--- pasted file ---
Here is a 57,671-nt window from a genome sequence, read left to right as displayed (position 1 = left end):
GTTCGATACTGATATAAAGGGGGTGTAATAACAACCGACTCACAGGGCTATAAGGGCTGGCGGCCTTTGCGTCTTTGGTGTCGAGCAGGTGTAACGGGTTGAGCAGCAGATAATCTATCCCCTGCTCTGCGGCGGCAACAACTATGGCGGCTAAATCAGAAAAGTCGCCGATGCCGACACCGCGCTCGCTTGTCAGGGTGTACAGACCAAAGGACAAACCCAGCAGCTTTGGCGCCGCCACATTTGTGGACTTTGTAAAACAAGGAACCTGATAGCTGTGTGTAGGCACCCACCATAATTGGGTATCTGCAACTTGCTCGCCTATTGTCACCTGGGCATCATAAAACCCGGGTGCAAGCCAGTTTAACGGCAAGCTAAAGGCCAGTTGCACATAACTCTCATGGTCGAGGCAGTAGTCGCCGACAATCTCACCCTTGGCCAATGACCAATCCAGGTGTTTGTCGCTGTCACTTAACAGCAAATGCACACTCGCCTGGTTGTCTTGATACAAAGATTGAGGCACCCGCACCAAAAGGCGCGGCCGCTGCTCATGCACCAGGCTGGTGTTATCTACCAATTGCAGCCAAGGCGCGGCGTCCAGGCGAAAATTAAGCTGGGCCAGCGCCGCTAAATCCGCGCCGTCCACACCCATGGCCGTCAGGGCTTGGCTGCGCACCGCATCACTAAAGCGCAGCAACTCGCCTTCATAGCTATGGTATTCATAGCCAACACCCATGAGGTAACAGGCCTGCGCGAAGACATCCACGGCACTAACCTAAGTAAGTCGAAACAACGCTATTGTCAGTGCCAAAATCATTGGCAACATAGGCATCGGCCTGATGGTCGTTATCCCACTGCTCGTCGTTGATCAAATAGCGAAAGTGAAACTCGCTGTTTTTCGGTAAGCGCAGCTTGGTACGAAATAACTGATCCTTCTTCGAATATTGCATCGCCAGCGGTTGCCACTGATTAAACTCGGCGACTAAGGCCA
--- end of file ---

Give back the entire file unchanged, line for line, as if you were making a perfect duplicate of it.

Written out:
Here is a 57,671-nt window from a genome sequence, read left to right as displayed (position 1 = left end):
GTTCGATACTGATATAAAGGGGGTGTAATAACAACCGACTCACAGGGCTATAAGGGCTGGCGGCCTTTGCGTCTTTGGTGTCGAGCAGGTGTAACGGGTTGAGCAGCAGATAATCTATCCCCTGCTCTGCGGCGGCAACAACTATGGCGGCTAAATCAGAAAAGTCGCCGATGCCGACACCGCGCTCGCTTGTCAGGGTGTACAGACCAAAGGACAAACCCAGCAGCTTTGGCGCCGCCACATTTGTGGACTTTGTAAAACAAGGAACCTGATAGCTGTGTGTAGGCACCCACCATAATTGGGTATCTGCAACTTGCTCGCCTATTGTCACCTGGGCATCATAAAACCCGGGTGCAAGCCAGTTTAACGGCAAGCTAAAGGCCAGTTGCACATAACTCTCATGGTCGAGGCAGTAGTCGCCGACAATCTCACCCTTGGCCAATGACCAATCCAGGTGTTTGTCGCTGTCACTTAACAGCAAATGCACACTCGCCTGGTTGTCTTGATACAAAGATTGAGGCACCCGCACCAAAAGGCGCGGCCGCTGCTCATGCACCAGGCTGGTGTTATCTACCAATTGCAGCCAAGGCGCGGCGTCCAGGCGAAAATTAAGCTGGGCCAGCGCCGCTAAATCCGCGCCGTCCACACCCATGGCCGTCAGGGCTTGGCTGCGCACCGCATCACTAAAGCGCAGCAACTCGCCTTCATAGCTATGGTATTCATAGCCAACACCCATGAGGTAACAGGCCTGCGCGAAGACATCCACGGCACTAACCTAAGTAAGTCGAAACAACGCTATTGTCAGTGCCAAAATCATTGGCAACATAGGCATCGGCCTGATGGTCGTTATCCCACTGCTCGTCGTTGATCAAATAGCGAAAGTGAAACTCGCTGTTTTTCGGTAAGCGCAGCTTGGTACGAAATAACTGATCCTTCTTCGAATATTGCATCGCCAGCGGTTGCCACTGATTAAACTCGGCGACTAAGGCCA